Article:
This post is also crossposted on Medium.
After three years in our house, I finally tackled the “organic” trash pile in the back corner of our yard. Like an enormous living organism comprised of honeysuckle, wild grape vines, and goodness knows what else, it provided an ever-growing target for our watermelon rinds, corn cobs, fallen tree limbs, and autumn leaves. It also occasionally served as an emergency urinal for our younger boys.
The effort involved in dismantling this growing monstrosity was far more than I imagined, but after uprooting the hundreds of heirloom weeds bequeathed me by owners dating back to Adam’s fall, I discovered the fragrant, worm-rich soil. Having destroyed the huge overarching canopy that had spread above their heads for generations, the startled earthworms burrowed back beneath the decomposing leaves. Robin redbreasts gathered like vultures on telephone wires waiting to descend.
In this moment, you can literally smell the potential. The soil, shaded but not sapped by invasive plants, lies in wait. Will it fill up with more of the same, overtaken by the grape vines lurking just beyond the chain-linked fence? Will an unseen network of honeysuckle roots sprout leaves and spring forth? Neither the worms nor the soil seems to care. It’s up to me to make something of this little plot.
In the past few weeks, I’ve been exploring how standards-based learning and grading has opened up whole cans of worms in my classroom. I know from reading other people’s blog posts and books that this phenomenon is a universal one. My point is that we should welcome these developments and make the most of the opportunities they present. The revolutions of standards-based learning and grading are not the endpoint, but rather the fertile soil in which we can create a rich, sustainable ecosystem of teaching and learning.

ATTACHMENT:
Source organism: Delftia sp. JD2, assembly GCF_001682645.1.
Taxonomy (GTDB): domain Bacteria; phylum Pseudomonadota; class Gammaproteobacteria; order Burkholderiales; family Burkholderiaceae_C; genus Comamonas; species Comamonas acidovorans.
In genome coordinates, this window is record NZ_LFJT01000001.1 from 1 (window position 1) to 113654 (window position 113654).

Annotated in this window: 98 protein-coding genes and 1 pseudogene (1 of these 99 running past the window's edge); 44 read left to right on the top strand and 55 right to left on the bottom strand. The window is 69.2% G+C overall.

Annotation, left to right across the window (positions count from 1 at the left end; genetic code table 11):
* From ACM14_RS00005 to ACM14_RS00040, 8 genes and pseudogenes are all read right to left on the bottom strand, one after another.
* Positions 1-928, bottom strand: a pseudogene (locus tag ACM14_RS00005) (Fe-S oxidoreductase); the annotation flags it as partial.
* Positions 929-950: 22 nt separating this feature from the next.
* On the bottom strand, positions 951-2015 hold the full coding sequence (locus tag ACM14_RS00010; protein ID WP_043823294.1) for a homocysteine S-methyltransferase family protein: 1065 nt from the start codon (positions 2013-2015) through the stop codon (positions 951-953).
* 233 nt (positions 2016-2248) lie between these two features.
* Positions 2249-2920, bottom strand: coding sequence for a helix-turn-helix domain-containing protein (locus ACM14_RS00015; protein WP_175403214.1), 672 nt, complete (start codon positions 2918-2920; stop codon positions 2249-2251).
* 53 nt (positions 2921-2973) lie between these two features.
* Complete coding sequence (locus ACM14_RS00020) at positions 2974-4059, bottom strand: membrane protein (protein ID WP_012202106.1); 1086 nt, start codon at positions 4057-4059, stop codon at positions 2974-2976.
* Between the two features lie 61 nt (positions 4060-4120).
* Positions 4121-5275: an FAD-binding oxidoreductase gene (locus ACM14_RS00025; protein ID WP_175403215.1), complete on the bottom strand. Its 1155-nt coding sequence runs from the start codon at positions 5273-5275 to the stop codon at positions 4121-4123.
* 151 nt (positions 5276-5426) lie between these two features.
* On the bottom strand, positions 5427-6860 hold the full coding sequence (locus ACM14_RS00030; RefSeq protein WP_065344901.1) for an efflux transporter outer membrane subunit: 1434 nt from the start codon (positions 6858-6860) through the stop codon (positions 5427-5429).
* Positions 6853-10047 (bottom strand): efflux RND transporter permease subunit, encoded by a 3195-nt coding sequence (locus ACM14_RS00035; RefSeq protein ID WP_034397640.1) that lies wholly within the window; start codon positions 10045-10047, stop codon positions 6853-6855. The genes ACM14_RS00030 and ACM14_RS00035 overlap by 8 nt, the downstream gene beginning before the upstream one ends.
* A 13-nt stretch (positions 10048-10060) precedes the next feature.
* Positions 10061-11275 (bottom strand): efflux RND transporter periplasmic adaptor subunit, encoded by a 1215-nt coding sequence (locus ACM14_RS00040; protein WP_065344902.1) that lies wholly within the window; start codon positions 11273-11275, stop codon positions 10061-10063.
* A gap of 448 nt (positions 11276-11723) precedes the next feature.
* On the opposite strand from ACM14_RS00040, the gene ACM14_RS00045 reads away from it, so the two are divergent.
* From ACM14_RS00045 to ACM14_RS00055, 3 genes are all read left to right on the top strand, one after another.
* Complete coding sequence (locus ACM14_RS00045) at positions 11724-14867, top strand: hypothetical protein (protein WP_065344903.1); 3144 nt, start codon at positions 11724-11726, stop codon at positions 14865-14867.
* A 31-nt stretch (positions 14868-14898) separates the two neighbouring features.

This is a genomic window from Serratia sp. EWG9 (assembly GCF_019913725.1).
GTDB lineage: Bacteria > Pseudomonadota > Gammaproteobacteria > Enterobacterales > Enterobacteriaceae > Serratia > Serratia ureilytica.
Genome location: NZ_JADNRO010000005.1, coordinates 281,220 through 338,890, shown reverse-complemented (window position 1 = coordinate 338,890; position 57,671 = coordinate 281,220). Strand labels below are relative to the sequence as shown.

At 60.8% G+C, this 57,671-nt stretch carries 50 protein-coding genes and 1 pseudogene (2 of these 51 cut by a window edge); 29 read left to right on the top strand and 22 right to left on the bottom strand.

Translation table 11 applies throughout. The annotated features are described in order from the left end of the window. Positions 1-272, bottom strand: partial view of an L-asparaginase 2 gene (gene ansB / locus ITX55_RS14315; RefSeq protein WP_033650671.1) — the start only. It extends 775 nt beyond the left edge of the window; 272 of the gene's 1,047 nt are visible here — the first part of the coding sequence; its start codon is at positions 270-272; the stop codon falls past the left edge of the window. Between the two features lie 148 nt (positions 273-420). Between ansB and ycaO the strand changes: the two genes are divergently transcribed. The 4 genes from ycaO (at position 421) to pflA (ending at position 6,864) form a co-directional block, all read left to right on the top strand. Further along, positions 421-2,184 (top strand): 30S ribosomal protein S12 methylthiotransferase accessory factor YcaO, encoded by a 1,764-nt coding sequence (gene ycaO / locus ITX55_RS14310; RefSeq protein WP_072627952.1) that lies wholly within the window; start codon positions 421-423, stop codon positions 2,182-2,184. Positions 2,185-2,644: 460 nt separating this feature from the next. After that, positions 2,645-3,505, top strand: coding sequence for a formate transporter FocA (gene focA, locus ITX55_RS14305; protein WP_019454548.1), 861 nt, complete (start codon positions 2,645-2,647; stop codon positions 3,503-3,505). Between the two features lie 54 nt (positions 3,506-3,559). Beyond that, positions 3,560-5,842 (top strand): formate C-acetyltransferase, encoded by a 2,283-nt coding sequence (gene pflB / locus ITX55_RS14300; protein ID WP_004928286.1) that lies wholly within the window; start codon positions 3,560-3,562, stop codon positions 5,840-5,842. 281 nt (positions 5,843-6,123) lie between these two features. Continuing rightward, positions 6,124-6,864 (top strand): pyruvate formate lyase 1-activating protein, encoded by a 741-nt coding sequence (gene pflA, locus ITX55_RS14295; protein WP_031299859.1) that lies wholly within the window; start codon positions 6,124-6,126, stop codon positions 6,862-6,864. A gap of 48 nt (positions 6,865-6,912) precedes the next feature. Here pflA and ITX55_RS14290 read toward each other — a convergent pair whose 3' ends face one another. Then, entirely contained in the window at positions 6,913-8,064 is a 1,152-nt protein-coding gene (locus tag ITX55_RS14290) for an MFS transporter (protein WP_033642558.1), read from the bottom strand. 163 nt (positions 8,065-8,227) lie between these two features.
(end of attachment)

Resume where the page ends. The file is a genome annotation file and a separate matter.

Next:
In my first post, I explore how, by exposing outdated structures of seat time and coverage, SBL/SBG confronts us with the challenge of competency-based education. In my second post, I show how, by eradicating penalties within the academic grade, it forces us to take seriously the power of positive behavior interventions and supports. In this last post, I hope to show how SBL/SBG, by placing the emphasis on standards, not assignments or curriculum, can open the door to greater choice and voice for students, allowing them to pursue their own pathways and passions.
Can #3: One Size Fits All vs. Choice and Voice
A couple years ago, an AP English student of mine turned in a “reduction” (my fancy word for an enormous, multifaceted book report) discussing the symbolism of sight and blindness in Sophocles’s Oedipus the King. Below is an excerpt of her writing:
Throughout the work, there seems to be a play on the idea of sight and blindness. Multiple words associated with sight and blindness are used from early in the play, beginning with Oedipus’s pledge to Creon to “start afresh and make dark things plain” (80).